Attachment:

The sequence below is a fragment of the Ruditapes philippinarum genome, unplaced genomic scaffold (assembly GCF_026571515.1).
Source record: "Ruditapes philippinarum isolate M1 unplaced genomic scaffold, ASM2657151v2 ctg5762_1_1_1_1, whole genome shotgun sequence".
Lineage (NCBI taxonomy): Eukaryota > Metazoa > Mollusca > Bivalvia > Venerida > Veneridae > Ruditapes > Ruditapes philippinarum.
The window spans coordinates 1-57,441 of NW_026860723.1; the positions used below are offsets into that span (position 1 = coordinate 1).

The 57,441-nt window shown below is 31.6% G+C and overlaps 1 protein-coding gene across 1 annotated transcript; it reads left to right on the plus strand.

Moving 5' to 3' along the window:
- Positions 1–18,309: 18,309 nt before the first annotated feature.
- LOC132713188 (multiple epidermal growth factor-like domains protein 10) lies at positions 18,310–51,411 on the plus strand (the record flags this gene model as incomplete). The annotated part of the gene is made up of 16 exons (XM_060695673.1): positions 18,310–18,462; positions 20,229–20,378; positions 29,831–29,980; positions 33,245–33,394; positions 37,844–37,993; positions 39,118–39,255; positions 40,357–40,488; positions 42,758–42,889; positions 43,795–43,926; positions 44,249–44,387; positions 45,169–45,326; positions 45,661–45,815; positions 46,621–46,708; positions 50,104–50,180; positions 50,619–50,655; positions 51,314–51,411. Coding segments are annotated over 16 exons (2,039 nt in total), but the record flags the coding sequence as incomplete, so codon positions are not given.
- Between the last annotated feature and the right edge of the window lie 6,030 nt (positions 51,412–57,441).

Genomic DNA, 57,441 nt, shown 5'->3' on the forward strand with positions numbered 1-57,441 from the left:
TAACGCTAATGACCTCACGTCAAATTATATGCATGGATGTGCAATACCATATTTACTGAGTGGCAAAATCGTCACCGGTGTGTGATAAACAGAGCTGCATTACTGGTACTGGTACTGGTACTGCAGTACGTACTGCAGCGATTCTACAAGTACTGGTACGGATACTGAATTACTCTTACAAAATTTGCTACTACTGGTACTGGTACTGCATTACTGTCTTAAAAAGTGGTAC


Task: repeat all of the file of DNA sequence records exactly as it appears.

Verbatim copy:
The sequence below is a fragment of the Ruditapes philippinarum genome, unplaced genomic scaffold (assembly GCF_026571515.1).
Source record: "Ruditapes philippinarum isolate M1 unplaced genomic scaffold, ASM2657151v2 ctg5762_1_1_1_1, whole genome shotgun sequence".
Lineage (NCBI taxonomy): Eukaryota > Metazoa > Mollusca > Bivalvia > Venerida > Veneridae > Ruditapes > Ruditapes philippinarum.
The window spans coordinates 1-57,441 of NW_026860723.1; the positions used below are offsets into that span (position 1 = coordinate 1).

The 57,441-nt window shown below is 31.6% G+C and overlaps 1 protein-coding gene across 1 annotated transcript; it reads left to right on the plus strand.

Moving 5' to 3' along the window:
- Positions 1–18,309: 18,309 nt before the first annotated feature.
- LOC132713188 (multiple epidermal growth factor-like domains protein 10) lies at positions 18,310–51,411 on the plus strand (the record flags this gene model as incomplete). The annotated part of the gene is made up of 16 exons (XM_060695673.1): positions 18,310–18,462; positions 20,229–20,378; positions 29,831–29,980; positions 33,245–33,394; positions 37,844–37,993; positions 39,118–39,255; positions 40,357–40,488; positions 42,758–42,889; positions 43,795–43,926; positions 44,249–44,387; positions 45,169–45,326; positions 45,661–45,815; positions 46,621–46,708; positions 50,104–50,180; positions 50,619–50,655; positions 51,314–51,411. Coding segments are annotated over 16 exons (2,039 nt in total), but the record flags the coding sequence as incomplete, so codon positions are not given.
- Between the last annotated feature and the right edge of the window lie 6,030 nt (positions 51,412–57,441).

Genomic DNA, 57,441 nt, shown 5'->3' on the forward strand with positions numbered 1-57,441 from the left:
TAACGCTAATGACCTCACGTCAAATTATATGCATGGATGTGCAATACCATATTTACTGAGTGGCAAAATCGTCACCGGTGTGTGATAAACAGAGCTGCATTACTGGTACTGGTACTGGTACTGCAGTACGTACTGCAGCGATTCTACAAGTACTGGTACGGATACTGAATTACTCTTACAAAATTTGCTACTACTGGTACTGGTACTGCATTACTGTCTTAAAAAGTGGTAC